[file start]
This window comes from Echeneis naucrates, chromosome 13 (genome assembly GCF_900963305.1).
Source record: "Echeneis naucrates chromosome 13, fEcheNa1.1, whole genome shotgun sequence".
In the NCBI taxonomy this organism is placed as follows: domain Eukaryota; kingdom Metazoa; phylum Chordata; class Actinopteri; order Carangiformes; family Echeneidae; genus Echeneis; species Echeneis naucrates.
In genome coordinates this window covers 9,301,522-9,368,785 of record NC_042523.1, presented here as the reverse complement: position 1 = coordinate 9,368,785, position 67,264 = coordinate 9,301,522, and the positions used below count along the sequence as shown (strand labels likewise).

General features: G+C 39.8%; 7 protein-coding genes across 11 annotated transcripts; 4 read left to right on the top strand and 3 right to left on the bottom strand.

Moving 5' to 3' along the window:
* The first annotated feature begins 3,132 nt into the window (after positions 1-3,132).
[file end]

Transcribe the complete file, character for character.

This window comes from Echeneis naucrates, chromosome 13 (genome assembly GCF_900963305.1).
Source record: "Echeneis naucrates chromosome 13, fEcheNa1.1, whole genome shotgun sequence".
In the NCBI taxonomy this organism is placed as follows: domain Eukaryota; kingdom Metazoa; phylum Chordata; class Actinopteri; order Carangiformes; family Echeneidae; genus Echeneis; species Echeneis naucrates.
In genome coordinates this window covers 9,301,522-9,368,785 of record NC_042523.1, presented here as the reverse complement: position 1 = coordinate 9,368,785, position 67,264 = coordinate 9,301,522, and the positions used below count along the sequence as shown (strand labels likewise).

General features: G+C 39.8%; 7 protein-coding genes across 11 annotated transcripts; 4 read left to right on the top strand and 3 right to left on the bottom strand.

Moving 5' to 3' along the window:
* The first annotated feature begins 3,132 nt into the window (after positions 1-3,132).